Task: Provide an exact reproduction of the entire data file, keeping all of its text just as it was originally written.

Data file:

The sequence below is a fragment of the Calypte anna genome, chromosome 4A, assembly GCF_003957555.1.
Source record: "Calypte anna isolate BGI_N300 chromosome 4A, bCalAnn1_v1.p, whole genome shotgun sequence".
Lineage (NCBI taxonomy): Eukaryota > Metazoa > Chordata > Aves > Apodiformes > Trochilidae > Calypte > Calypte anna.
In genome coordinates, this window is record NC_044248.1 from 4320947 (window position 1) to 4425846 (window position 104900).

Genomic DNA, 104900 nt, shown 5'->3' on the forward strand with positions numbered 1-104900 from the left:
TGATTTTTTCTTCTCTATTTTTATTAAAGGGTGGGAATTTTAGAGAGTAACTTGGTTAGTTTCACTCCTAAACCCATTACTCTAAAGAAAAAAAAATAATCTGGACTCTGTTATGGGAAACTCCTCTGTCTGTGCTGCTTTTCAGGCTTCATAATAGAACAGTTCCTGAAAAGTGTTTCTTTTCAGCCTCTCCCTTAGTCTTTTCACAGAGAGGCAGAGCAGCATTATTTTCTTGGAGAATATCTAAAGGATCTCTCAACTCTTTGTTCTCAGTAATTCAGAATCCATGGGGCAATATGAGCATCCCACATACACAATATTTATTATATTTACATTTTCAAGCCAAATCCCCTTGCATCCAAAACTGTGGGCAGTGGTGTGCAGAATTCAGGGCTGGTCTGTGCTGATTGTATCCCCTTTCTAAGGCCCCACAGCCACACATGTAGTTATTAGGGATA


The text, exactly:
The sequence below is a fragment of the Calypte anna genome, chromosome 4A, assembly GCF_003957555.1.
Source record: "Calypte anna isolate BGI_N300 chromosome 4A, bCalAnn1_v1.p, whole genome shotgun sequence".
Lineage (NCBI taxonomy): Eukaryota > Metazoa > Chordata > Aves > Apodiformes > Trochilidae > Calypte > Calypte anna.
In genome coordinates, this window is record NC_044248.1 from 4320947 (window position 1) to 4425846 (window position 104900).

Genomic DNA, 104900 nt, shown 5'->3' on the forward strand with positions numbered 1-104900 from the left:
TGATTTTTTCTTCTCTATTTTTATTAAAGGGTGGGAATTTTAGAGAGTAACTTGGTTAGTTTCACTCCTAAACCCATTACTCTAAAGAAAAAAAAATAATCTGGACTCTGTTATGGGAAACTCCTCTGTCTGTGCTGCTTTTCAGGCTTCATAATAGAACAGTTCCTGAAAAGTGTTTCTTTTCAGCCTCTCCCTTAGTCTTTTCACAGAGAGGCAGAGCAGCATTATTTTCTTGGAGAATATCTAAAGGATCTCTCAACTCTTTGTTCTCAGTAATTCAGAATCCATGGGGCAATATGAGCATCCCACATACACAATATTTATTATATTTACATTTTCAAGCCAAATCCCCTTGCATCCAAAACTGTGGGCAGTGGTGTGCAGAATTCAGGGCTGGTCTGTGCTGATTGTATCCCCTTTCTAAGGCCCCACAGCCACACATGTAGTTATTAGGGATA